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dc.contributor.authorDhanarajan, Gajaraj
dc.coverage.spatialAsiaen_US
dc.coverage.spatialPan-Commonwealthen_US
dc.date.accessioned2015-09-07T20:20:50Z
dc.date.available2015-09-07T20:20:50Z
dc.date.issued1996-08-25
dc.identifier.urihttp://hdl.handle.net/11599/1610
dc.description.abstractI have this challenge to describe to you in ten minutes the world of distance education - an educational sector that is probably the fastest growing in the world, has some 867 institutions, uses, both experimentally or developmentally, every known communication technology and reaches out to about 10 million off-campus learners in their homes, work places, clubs and regular classrooms. The past and present successes of distance education itself are good reasons for a longer discussion but the future direction of the practice and its enormous potential to educate the world would warrant at some point, a more in-depth consideration by this audience because in one way or another, distance educators are going to be working with broadcasters even more intensely than they have ever done before. In the ten minutes I have, let me make 9 points - six on the application of the technology to education and three on its implications to the practice.en_US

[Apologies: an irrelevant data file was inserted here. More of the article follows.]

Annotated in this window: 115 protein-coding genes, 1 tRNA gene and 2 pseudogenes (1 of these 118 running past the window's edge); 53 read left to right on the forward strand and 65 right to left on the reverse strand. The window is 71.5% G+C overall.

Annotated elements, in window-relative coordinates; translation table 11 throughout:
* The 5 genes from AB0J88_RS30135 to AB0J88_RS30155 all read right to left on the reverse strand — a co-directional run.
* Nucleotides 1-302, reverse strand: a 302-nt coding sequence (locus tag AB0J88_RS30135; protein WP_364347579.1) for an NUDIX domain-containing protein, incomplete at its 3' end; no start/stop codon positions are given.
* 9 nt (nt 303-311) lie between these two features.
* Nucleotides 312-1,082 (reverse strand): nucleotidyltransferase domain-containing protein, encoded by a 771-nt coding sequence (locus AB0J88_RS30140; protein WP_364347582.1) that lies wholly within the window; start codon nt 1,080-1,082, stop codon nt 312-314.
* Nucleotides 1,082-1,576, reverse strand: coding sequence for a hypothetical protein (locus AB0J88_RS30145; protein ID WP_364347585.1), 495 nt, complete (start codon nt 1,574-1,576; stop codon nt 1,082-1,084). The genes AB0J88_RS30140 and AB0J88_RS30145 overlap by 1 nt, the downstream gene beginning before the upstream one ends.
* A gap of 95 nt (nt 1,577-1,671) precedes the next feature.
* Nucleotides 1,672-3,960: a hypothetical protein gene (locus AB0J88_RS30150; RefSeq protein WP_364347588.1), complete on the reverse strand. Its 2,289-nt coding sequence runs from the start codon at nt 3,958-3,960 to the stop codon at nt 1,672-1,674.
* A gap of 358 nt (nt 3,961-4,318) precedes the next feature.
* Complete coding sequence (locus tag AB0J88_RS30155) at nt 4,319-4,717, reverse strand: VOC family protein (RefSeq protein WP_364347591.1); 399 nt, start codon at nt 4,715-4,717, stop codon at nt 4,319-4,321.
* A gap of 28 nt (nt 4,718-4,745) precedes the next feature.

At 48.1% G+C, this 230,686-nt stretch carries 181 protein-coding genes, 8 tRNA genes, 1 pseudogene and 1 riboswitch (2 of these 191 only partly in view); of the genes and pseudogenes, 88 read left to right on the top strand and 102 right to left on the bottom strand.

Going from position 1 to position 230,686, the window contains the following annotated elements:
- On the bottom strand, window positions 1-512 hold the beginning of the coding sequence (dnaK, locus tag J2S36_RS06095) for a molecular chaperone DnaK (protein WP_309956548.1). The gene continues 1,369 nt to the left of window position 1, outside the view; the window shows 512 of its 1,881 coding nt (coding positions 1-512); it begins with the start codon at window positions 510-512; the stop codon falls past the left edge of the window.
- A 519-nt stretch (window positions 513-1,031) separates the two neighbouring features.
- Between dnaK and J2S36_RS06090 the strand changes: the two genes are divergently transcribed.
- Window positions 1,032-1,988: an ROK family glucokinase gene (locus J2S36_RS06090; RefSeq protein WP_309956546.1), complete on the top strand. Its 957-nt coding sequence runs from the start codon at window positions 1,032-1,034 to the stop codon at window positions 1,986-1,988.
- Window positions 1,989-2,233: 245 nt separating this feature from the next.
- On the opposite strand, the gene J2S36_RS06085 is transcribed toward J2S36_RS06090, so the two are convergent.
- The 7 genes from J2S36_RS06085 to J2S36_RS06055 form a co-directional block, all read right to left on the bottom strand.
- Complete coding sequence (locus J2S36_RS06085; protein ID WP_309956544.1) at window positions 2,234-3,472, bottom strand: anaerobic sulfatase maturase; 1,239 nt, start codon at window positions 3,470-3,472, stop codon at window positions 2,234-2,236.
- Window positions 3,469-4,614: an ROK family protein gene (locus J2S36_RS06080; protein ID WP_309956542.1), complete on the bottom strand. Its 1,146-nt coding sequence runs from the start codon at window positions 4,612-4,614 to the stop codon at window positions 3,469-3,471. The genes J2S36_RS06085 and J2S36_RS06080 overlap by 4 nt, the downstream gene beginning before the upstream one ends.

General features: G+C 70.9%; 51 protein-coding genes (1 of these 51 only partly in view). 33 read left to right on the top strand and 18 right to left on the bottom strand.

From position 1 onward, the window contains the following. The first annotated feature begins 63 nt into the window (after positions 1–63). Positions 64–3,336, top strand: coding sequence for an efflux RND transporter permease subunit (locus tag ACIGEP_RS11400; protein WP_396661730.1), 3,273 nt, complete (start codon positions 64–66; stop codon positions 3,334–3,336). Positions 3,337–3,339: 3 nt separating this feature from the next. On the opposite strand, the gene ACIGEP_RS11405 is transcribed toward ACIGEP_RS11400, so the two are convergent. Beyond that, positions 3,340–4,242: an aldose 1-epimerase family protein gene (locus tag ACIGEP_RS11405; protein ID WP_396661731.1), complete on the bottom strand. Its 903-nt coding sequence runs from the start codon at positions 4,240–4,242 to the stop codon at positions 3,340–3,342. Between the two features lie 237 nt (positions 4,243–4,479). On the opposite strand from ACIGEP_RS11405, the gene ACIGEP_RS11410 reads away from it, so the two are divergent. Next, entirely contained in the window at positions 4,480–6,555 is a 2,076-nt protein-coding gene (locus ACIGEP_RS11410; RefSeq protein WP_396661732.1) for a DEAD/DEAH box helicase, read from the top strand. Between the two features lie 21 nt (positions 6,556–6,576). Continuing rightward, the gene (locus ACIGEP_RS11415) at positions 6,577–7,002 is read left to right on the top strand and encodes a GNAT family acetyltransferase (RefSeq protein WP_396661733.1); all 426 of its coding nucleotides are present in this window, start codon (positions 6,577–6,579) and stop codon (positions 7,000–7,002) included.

dc.language.isoenen_US
dc.publisherCommonwealth of Learning (COL)en_US
dc.subjectDistance Educationen_US
dc.subjectOpen and Distance Learning (ODL)en_US
dc.subjectCollaborationen_US
dc.titleDistance Education And The New Technologiesen_US
dc.typePresentationen_US
dc.coverage.placeNameMalaysiaen_US


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